|Seating capacity:||Kachelofenstube, 50 persons|
Isarsaal, 100 persons
Terrasse, 250 persons
|Opening times:||Wednesday to Sunday from 10:00 a.m.|
|Hot food:||served all day from 11:00 a.m. to 9:30 p.m.|
(kitchen closes at 09:30 p.m.)
|Specialities:||Elegant interpretations of traditional Bavarian cuisine, fresh homemade creations every day|
SDocuments dating back to 776 refer to a farmstead belonging to Duke Tassilo as the “Schweiger Hesselohe”. The establishment was granted a licence to serve beer in the fifteenth century. Initially it was devout pilgrims seeking intercession from hermits living on the slopes of the Isar who sought fortification here. By the end of the eighteenth century, however, the previously tranquil Schweige was becoming increasingly overrun by trippers from Munich.
From 1779 onwards the inn, now granted Electoral privilege, became the focus for a cattle market and annual fair – similar to the one in Keferloh. Some time around 1800, the “Waldwirtschaft Hesselohe”, as it was now known, erected a dance hall which became a meeting place for the local young people.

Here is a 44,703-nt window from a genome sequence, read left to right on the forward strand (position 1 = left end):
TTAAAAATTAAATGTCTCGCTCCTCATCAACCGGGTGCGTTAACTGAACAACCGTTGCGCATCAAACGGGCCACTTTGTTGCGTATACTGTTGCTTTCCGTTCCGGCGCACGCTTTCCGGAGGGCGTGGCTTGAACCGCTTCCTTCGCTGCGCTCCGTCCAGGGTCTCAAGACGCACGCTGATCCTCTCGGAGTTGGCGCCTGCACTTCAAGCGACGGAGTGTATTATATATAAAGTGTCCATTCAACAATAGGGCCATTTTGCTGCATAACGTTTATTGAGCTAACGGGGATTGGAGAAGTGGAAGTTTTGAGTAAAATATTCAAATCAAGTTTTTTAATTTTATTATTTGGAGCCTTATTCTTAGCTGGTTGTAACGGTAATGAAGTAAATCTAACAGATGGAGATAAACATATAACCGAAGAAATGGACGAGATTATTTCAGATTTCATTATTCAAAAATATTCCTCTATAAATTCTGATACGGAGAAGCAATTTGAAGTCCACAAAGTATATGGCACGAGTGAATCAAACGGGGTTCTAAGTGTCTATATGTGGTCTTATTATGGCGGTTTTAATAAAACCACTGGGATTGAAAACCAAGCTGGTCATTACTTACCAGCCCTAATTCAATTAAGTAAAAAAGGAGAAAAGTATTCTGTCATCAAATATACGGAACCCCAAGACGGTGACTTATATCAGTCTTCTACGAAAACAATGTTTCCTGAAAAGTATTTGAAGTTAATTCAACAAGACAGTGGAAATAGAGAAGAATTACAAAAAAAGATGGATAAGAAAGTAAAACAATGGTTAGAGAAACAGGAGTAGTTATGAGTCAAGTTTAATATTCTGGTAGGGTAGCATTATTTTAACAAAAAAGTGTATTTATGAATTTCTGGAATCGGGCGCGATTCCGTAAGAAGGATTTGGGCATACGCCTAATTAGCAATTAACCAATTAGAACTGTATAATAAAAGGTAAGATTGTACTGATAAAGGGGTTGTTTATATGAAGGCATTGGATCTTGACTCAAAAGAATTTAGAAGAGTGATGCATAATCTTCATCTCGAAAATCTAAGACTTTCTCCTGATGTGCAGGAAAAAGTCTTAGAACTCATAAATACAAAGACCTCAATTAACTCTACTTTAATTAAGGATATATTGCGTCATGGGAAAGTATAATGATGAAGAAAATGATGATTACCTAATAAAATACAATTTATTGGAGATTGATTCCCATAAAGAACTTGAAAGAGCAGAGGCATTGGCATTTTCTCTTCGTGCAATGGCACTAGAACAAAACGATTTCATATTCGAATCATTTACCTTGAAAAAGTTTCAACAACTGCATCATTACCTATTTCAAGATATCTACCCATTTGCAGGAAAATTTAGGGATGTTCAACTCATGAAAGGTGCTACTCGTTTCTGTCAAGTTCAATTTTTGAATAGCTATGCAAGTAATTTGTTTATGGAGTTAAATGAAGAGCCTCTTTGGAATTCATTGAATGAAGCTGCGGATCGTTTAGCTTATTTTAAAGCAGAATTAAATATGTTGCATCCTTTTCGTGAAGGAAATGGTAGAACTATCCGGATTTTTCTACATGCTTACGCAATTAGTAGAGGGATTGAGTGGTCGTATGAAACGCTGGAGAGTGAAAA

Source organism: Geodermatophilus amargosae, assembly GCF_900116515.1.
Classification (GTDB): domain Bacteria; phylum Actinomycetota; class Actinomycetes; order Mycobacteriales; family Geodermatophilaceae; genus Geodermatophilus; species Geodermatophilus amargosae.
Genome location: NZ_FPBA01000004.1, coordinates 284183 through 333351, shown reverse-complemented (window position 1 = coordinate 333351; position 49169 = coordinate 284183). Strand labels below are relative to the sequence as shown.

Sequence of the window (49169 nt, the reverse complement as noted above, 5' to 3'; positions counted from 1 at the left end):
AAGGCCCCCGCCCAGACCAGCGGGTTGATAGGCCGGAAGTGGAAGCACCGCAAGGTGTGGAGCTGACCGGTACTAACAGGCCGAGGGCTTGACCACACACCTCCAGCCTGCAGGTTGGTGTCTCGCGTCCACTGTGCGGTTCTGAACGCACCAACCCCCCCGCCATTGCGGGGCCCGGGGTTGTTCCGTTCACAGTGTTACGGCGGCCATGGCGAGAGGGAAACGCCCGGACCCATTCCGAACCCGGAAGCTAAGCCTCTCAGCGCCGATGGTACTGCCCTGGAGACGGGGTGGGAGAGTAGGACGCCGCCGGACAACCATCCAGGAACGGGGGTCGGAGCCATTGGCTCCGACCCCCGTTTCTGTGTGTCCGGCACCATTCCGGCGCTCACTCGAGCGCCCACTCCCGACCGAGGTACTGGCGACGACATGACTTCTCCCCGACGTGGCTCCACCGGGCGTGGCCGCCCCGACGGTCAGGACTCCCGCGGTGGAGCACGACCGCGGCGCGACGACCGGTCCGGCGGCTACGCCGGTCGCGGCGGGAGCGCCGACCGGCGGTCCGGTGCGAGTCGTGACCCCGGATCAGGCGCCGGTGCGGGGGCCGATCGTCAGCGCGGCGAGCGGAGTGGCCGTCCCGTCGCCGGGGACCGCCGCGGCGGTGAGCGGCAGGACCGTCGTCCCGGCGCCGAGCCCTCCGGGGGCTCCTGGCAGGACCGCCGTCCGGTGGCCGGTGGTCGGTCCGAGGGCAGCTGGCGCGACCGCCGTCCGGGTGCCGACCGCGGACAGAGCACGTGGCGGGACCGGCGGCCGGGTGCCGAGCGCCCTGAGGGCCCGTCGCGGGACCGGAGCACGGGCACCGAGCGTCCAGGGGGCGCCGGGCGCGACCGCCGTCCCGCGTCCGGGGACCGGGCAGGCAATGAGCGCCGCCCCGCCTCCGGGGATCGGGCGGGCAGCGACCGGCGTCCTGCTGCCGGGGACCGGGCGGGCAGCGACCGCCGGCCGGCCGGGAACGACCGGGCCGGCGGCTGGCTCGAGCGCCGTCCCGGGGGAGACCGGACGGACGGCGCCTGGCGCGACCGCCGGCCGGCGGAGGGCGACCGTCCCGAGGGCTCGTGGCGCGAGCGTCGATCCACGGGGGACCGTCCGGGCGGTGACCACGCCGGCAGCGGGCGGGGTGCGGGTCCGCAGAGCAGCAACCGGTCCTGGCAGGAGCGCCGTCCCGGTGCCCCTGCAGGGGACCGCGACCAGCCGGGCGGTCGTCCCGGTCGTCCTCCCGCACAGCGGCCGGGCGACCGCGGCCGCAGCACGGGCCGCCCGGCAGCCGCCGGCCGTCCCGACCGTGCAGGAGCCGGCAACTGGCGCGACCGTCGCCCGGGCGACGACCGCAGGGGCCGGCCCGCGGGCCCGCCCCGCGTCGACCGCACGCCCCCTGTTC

In 1852 Großhesselohe became connected to the railway network. Business at the Waldwirtshaus boomed. On good days it served up to 10,000 guests. On Whitsunday 1900, a beer-serving record of 123 hectolitres was set – and it remains unbroken to this day.
In 1930 the inn was purchased by the Spaten brewery (est. 1397). The Sedlmayr family of brewers from Munich thus realised an ambition expressed by their founding father, Gabriel Sedlmayr I., one hundred years earlier: to one day make this historic inn with its ancient trees and wonderful location a Spaten concern.
Even now little has changed in the outward appearance of this romantic beer oasis in South Munich and it has lost none of its popularity. In 1982 innkeeper Sepp Krätz took over the leasehold of the Waldwirtschaft. With much love and great dedication he has since restored the Waldwirtschaft to its former glory.
In 1995 the WaWi hit the national headlines with its “beer garden revolution”: residents wanted to push through an earlier curfew, which led to Bavaria’s prime minister Edmund Stoiber, among others, staging a counterdemonstration – the outcome was a legislative amendment in the State Parliament.